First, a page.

Filati tunic. (click for head-on shot)
Perhaps the way I feel about this sweater is not at all ambiguous :).
Yarn: KnitPicks Shine in Apricot, 9 skeins.
Needles and gauge: US 4 Addis, 22 sts and 32 rows per 4” stockinette square after blocking.
Finishing: Other than the standard wet-blocking, I ironed the seams: high setting, high steam, through thin pillowcase – ever since I discovered the beauty of pressing seams to make them flat and the garment more streamlined, I have NOT been able to stop.
Finished size: 35” bust, 31” waist, 36” hip, 21.5” to shoulder.
Modifications and other thoughts: (a not-so-small rant, you’ve been warned)
I was so excited about this pattern when I first bought it – not only was it cute, but the finished dimensions of one of the sizes would work perfectly for me. At that time I was just parting ways with the Adrienne Vittadini sweater from hell, so I was looking forward to an easy knit.
But life doesn’t always work out simply, does it? The first pattern modification was made willingly and purposefully – waist shaping. But even a simple addition like that didn’t go smoothly since I failed to take into account that the lace at the hem was going to stretch like a mofo. Good thing Operation Orange Overload was a success and the fix wasn’t much of a hassle.
I was hoping the pattern would make the rest of my knitting experience simple by writing clear and accurate instructions, but I knew I was in trouble when the cast-on instructions didn’t correspond to the size of lace repeats. The rest of the pattern didn’t get any better, and a cursory glance would certainly lead one to believe that the writers were high on bunny crack when they published this nonsense. A perfect example is the sleeve instructions, which are SO wrong, you’ll make a tea cozy or a cabled children’s hat depending on how you interpret them. I ended up re-writing them.
And then we get to the neckline. Ah yes, the neckline. After all the pieces were knit, I proceeded to start seaming. With enough seaming completed to sort of “try on” the sweater, it became immediately obvious to me that the neckhole was incredibly wide. Like, “fall of my shoulders” wide, not, “cute boatneck” wide. I wish I had the patience to take a picture of that: it would make great blogging material – I looked ridiculous. And very angry.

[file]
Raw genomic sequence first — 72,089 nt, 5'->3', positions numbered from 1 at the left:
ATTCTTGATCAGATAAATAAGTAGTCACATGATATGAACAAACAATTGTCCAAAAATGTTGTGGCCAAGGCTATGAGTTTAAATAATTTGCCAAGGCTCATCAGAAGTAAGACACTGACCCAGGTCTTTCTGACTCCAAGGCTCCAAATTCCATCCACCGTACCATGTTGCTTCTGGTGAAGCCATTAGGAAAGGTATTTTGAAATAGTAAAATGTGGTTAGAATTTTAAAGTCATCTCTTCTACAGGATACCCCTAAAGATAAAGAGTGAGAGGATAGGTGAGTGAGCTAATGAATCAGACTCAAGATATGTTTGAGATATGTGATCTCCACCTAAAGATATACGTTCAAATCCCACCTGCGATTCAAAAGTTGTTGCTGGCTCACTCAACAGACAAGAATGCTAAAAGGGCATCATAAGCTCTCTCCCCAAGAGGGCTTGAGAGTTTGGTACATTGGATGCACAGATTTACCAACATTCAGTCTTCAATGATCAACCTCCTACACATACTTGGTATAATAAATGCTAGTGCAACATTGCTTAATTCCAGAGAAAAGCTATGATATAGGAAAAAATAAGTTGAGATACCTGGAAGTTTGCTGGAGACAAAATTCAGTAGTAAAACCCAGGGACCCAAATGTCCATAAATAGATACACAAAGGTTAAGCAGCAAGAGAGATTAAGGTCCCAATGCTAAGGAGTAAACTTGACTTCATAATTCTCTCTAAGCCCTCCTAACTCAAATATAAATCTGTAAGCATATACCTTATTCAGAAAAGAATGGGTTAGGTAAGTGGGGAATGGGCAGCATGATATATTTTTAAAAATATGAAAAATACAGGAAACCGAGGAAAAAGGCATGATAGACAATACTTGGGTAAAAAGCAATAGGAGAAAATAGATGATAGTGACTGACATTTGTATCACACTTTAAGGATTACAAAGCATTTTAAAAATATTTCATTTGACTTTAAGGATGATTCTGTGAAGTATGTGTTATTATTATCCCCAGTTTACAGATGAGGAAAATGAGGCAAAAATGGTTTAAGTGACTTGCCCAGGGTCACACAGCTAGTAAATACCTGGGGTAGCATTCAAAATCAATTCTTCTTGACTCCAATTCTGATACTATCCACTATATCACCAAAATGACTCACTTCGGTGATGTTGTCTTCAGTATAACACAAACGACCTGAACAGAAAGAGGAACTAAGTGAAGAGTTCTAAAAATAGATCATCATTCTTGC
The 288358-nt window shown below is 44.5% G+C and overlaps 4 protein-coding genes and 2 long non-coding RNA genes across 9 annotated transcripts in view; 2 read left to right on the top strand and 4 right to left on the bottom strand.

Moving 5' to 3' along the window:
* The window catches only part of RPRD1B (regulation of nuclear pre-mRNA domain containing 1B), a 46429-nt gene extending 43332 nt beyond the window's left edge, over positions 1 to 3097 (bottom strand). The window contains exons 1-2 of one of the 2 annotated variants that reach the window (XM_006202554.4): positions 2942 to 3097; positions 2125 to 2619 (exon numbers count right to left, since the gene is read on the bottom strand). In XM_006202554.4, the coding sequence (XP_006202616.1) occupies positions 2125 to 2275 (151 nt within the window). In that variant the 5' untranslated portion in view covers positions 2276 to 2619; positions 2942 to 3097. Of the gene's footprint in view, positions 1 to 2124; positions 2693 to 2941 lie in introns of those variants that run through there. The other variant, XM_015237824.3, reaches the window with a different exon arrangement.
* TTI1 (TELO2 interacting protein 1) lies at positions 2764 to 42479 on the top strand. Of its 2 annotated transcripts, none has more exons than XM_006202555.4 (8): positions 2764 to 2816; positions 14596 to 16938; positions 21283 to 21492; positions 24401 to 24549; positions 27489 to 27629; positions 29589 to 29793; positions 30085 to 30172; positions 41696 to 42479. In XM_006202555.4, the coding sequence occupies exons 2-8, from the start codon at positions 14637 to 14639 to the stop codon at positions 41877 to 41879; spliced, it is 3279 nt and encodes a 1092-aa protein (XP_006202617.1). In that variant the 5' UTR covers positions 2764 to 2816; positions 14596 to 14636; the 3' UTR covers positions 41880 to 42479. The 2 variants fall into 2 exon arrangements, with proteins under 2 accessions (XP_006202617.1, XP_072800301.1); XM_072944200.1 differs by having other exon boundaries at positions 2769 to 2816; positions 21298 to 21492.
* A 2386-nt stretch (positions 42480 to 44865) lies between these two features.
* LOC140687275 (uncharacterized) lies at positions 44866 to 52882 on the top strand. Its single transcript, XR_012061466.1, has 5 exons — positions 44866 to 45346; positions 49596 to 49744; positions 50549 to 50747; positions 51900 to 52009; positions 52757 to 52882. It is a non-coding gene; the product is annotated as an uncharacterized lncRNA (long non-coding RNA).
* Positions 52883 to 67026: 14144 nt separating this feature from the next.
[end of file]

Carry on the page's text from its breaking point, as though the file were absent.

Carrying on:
In fact, I was so dumbfounded, shocked, and pissed off by what I saw in the mirror, that I tore off the half-completed sweater and started frogging before you could say, “Lifeline, crazyass Grumperina, lifeline!” There was much cursing, squinting, frogging, wishing for a lifeline, and referring to bunny crack. The fix took only (deep breath) knitting another 4 or 5 pattern rows after the whole thing was seamed (don’t even ask how I managed to do that), significantly decreasing the number of stitches in the front and back portions, changing the neckhole edging to be slightly more substantial, knitting the neckhole edging on smaller-sized needles (two rows on US 3, then two rows on US2), and a wee bit of a heart attack.
All along my yarn of choice wasn’t helping. I would describe KnitPicks Shine the same way I describe KnitPicks Merino Style – fragile; will never stand up to frogging and falls apart in your hands like cotton candy. But, damn, it’s soft and silky, and the stitches are crisp enough to knit by touch only. I think I’d use it again as long as I knew there’d be no chance of extensive frogging, and as long as the project was mainly stockinette – knitting the lace patterns using this yarn made my hands hurt.
And now I’m going to stop complaining because this thing is too damn cute and fits too perfectly to be pissed off any longer :-D. It was worth the headaches.0 likes